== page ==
I teach beginning crafters how to confidently create handmade soap & DIY skin care products.
Simple ingredients. Easy methods. Zero confusion.

Find out for yourself how easy it can be.
Join the FREE Handmade Skin Care for Beginners E-Course

Raspberry Truffle DIY Bath Bomb Recipe


 Of all the DIY skin care products I make, I have a secret obsession with bath products. Maybe it's because the promise of a long relaxing soak is so appealing.

Although I don't always have the time for that long relaxing soak, so there is literally an entire cabinet in the master bathroom filled with handcrafted bath products. I have enough to last for many, many months. But still I make more! Because when an idea pops into your head, how can you not jump on it?

That's exactly what happened with this bath bomb. The Raspberry Truffle fragrance oil was just begging to be used. I imagined a delicate, feminine bath bomb and I think it turned out super sweet. What do you think?

If you've never made bath bombs before, they can be a little tricky.  Read through the entire recipe first, to get familiar with the process, before getting started. I'd also recommend doing a small test batch first, to get the feel for it.

Ready to make some Raspberry Truffle Bath Bombs? 

Here's what you'll need:

1 cup baking soda

1/2 cup citric acid (you can usually find this at the health food store, too)

1 tablespoon cornstarch

1/2 cup Himalayan pink salt, fine grain (you can substitute sea salt or Epsom salt)

1 teaspoon grapeseed oil

3-4 drops red soap colorant OR food coloring

1/2 teaspoon Raspberry Truffle fragrance oil (or any fragrance that you please)

Dried flower petals (I used a combination of heather flowers and jasmine buds, but you can use any dried flowers you like: rose petals, chamomile, lavender, are all pretty options) 

spritz bottle filled with witch hazel

You'll also need:

wax paper or freezer paper
large bowl

rubber spatula or whisk

rubber gloves (to keep your hands from becoming stained from the colorant and protect your manicure)

heart-shaped mold (I used silicon baking cups, but you can also use a bath bomb or soap mold) 

Silicon baking cups work perfectly for this recipe.

Step 1: I like to start by covering my workstation with wax paper or freezer paper, taping the corners down to keep it in place.  Making bath bombs is a messy business and this makes clean-up super easy!

You'll want to keep a section of your freezer paper available to set your newly made bath bombs on to dry.  

Step 2:  Prepare your molds by sprinkling a bit of dried flower petals into the bottom of your molds.  Set these out of the way for now.  

Step 3:  Measure out baking soda, citric acid, and cornstarch into your bowl.  Mix them really well, making sure that all clumps are gone.

Step 4:  Stir in Himalayan pink salt and grapeseed oil.  The grapeseed oil will clump, so put on your gloves and really work the grapeseed oil into the mixture until it's well blended.

Step 5:  Now the real fun begins -- coloring your bath bomb!  Add 3 to 4 drops of colorant into your mixture.  It will fizz a bit, that's OK.  Just stir in quickly.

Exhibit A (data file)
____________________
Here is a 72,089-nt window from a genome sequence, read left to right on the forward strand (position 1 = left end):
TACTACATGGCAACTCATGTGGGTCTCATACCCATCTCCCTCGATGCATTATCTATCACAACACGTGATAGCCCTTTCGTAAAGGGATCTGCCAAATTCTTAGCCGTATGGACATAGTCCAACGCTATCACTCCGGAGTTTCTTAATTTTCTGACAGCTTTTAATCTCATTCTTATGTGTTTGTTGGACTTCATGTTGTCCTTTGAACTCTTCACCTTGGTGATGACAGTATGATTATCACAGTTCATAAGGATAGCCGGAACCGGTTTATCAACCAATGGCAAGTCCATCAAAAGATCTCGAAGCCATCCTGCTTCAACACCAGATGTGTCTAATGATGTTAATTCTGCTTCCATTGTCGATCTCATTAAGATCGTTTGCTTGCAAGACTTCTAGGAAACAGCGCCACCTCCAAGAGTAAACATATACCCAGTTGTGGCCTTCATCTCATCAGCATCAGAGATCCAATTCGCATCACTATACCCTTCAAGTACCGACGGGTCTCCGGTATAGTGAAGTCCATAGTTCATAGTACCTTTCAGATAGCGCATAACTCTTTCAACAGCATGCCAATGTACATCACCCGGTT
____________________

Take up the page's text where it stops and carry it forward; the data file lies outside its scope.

The colorant won't want to mix into the blend at all, so you'll have to use your hands again!  Rub the mixture between your hands and you'll start to see your white blend turn a lovely shade of pink.  Keep mixing until the colorant is completely blended into the mixture.

Don't be tempted to add more colorant.  Add too much and you'll stain your bath water (and your skin, and towels) when you use your bomb.

Step 6:  Stir in your fragrance oil.  Again, you'll probably need to use your hands to blend.

Step 7:  Lightly spritz your mixture with witch hazel and stir well.  You're looking to get your mixture the consistency of slightly damp sand.  It should be damp enough to clump together when squeezed in your hand, but not so wet that it starts to fizz.  Take your time, lightly spritzing and mixing until you get the right consistency.

Step 8:  Carefully fill the prepared mold with the mixture.  Press down firmly and evenly.  You can use your fingers or spatula to smooth out the top.  Continue to fill all of the molds.

Gently remove bath bombs from the mold.  They will still be squishy, but will harden as they dry.

Step 9:  After all of your molds are filled, it's time to unmold!  Yes, already.  If you let your bath bombs set in the mold until fully dry, they'll be hopelessly stuck.

Turn your molds over onto the freezer paper and gently press to remove the bath bomb.  Work carefully, your bombs are still delicate.

Once the bath bombs are safely out of the mold, don't move them!  They'll most likely crumble.  Let them set, undisturbed, for about 12 hours or until completely hardened.

Step 10:  When your bombs are completely dry, you can safely move them and package them.  Aren't they amazingly cute?

To use your bath bombs, simply drop one into warm bath water.  It will fizz and release all the goodness into your tub (plus a delicious fragrance).  Soak for at least 20 minutes.

Want to learn how to make even more skin care products with simple kitchen ingredients?

Handmade Skin Care for Beginners - Enroll in the Free Course

* indicates required